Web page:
Within the discipline of New Testament Greek, there are various subsets: lexicography, textual criticism, grammar, syntax, and exegetical methodology to name a few. In reference to lexicography, basically, the practice of compiling dictionaries, the Greek student must deal with the fact of the semantic range of a word. For instance, in English, we have the noun “bar” that can be used in a legal manner, “She joined the bar.” It can be used in a metaphorical manner as a standard, “The team decided to raise the bar for excellence for the coming year.” And can be used of someone’s favorite watering hole, “He is down at the bar.” In the New Testament the authors used words for a particular reason and a good exegete works through a passage to observe and interpret how the author is using a particular word. Here is an example of what I mean.
The verb μετασχηματίζω is used only five times in the New Testament and in those five uses we find three distinct uses of the verb: “transform,” “disguise oneself,” and “apply to” in a figurative sense. These three classifications of usage are those found in BDAG. We will assume for the moment that this standard lexicon is correct and almost exclusively Greek scholars from every theological stripe have conceded that assumption. Now a good exegete works through a given passage to observe and interpret how the author is using a particular word in that particular case. Here are the three distinct uses of the verb μετασχηματίζω.
In Philippians 3:21 Paul uses μετασχηματίζω to stress how God will transform our body when he glorifies us:
Who will transform the body of our humble state into conformity with the body of His glory, by the exertion of the power that He has even to subject all things to Himself.
In 1 Corinthians 4:6 he uses the verb to denote how he is applying the truth of 4:1-5 to Apollos and himself in a figurative manner:
Now these things, brethren, I have figuratively applied to myself and Apollos for your sakes, so that in us you may learn not to exceed what is written, so that no one of you will become arrogant in behalf of one against the other.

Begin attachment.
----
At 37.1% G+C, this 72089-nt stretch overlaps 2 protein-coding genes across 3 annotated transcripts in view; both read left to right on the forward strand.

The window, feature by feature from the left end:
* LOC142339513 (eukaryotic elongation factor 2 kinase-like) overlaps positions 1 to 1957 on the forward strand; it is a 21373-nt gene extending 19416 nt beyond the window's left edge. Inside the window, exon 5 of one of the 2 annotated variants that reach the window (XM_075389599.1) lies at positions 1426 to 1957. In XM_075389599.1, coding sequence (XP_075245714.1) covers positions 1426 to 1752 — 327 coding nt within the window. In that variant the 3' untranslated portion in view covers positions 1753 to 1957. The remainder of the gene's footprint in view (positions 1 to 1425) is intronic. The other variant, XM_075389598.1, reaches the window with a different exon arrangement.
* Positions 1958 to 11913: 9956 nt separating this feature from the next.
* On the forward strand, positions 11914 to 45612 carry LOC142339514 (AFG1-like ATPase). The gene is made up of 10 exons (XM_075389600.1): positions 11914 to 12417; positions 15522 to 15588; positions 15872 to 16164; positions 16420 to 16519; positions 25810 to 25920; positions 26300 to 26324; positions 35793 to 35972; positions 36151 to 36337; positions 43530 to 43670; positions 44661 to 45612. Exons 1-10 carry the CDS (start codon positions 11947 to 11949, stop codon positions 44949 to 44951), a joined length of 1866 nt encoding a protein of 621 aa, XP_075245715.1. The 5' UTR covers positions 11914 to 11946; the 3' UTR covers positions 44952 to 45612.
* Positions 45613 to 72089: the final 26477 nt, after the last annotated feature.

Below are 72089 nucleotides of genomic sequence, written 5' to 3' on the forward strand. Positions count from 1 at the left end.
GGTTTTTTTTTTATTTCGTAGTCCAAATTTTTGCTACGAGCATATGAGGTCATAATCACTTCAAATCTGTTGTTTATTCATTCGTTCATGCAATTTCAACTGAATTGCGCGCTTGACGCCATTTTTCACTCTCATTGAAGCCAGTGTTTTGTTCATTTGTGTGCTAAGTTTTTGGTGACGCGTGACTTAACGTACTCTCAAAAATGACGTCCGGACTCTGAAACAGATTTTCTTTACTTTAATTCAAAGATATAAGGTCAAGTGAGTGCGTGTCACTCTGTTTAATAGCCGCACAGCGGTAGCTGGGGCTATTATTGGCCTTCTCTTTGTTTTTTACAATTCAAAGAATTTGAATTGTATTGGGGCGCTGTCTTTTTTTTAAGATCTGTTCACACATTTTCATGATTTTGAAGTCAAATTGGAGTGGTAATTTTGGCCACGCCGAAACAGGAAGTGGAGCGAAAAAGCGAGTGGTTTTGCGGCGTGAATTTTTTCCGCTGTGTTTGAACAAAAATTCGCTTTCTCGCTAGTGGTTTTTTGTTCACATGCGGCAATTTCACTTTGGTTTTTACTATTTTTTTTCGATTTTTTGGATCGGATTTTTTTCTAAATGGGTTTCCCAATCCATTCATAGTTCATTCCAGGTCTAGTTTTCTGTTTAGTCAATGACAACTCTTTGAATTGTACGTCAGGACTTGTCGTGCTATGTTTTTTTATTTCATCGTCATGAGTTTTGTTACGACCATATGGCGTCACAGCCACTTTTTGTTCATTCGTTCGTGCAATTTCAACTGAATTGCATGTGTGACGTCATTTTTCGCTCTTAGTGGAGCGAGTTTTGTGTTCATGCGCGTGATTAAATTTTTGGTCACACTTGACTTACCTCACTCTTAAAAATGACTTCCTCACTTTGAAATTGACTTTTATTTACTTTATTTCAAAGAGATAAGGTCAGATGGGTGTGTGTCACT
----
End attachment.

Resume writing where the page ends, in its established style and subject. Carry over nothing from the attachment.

And finally we have the use of μετασχηματίζω that is used to show how one disguises himself. In 2 Corinthians 11:13-15 the remaining three uses of the verb are found and used in the exact way. Paul writes,
13 For such men are false apostles, deceitful workers, disguising themselves as apostles of Christ.
14 No wonder, for even Satan disguises himself as an angel of light.
15 Therefore it is not surprising if his servants also disguise themselves as servants of righteousness, whose end will be according to their deeds.
Some versions (NIV, Philips) translate the verb into English as “masquerade.” What we see is uniformity in how the versions have all translated this verb into English and it should be an encouragement that though there is a challenge, context and hard work allow us to clearly capture in any language just what an author had in mind when he chose to use a particular word.
Just a side note here: While popular culture loves to portray Satan with a “mask” in his masquerading that denotes a hideous face,
it is far more likely that were we to see his true colors, he would look more like this…
Anyway, just an example of challenges facing the interpreter of Scripture when dealing with a word that is used several ways.